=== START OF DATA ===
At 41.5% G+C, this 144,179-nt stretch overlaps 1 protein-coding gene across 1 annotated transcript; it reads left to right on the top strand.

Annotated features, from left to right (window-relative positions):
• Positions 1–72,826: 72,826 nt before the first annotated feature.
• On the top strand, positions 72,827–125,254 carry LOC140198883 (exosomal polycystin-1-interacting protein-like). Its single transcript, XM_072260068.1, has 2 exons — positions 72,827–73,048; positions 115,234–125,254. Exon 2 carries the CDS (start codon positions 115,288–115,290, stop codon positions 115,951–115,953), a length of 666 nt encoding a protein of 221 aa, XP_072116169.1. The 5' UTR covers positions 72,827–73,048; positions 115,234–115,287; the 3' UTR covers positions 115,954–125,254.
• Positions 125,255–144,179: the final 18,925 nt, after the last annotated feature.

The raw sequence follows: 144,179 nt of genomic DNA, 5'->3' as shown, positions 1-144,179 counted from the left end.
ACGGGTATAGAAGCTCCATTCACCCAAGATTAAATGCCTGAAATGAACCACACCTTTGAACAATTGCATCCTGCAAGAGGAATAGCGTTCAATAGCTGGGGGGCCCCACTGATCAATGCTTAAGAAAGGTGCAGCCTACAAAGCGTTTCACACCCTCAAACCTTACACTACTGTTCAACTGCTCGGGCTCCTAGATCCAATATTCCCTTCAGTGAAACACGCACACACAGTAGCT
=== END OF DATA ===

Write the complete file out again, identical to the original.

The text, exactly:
At 41.5% G+C, this 144,179-nt stretch overlaps 1 protein-coding gene across 1 annotated transcript; it reads left to right on the top strand.

Annotated features, from left to right (window-relative positions):
• Positions 1–72,826: 72,826 nt before the first annotated feature.
• On the top strand, positions 72,827–125,254 carry LOC140198883 (exosomal polycystin-1-interacting protein-like). Its single transcript, XM_072260068.1, has 2 exons — positions 72,827–73,048; positions 115,234–125,254. Exon 2 carries the CDS (start codon positions 115,288–115,290, stop codon positions 115,951–115,953), a length of 666 nt encoding a protein of 221 aa, XP_072116169.1. The 5' UTR covers positions 72,827–73,048; positions 115,234–115,287; the 3' UTR covers positions 115,954–125,254.
• Positions 125,255–144,179: the final 18,925 nt, after the last annotated feature.

The raw sequence follows: 144,179 nt of genomic DNA, 5'->3' as shown, positions 1-144,179 counted from the left end.
ACGGGTATAGAAGCTCCATTCACCCAAGATTAAATGCCTGAAATGAACCACACCTTTGAACAATTGCATCCTGCAAGAGGAATAGCGTTCAATAGCTGGGGGGCCCCACTGATCAATGCTTAAGAAAGGTGCAGCCTACAAAGCGTTTCACACCCTCAAACCTTACACTACTGTTCAACTGCTCGGGCTCCTAGATCCAATATTCCCTTCAGTGAAACACGCACACACAGTAGCT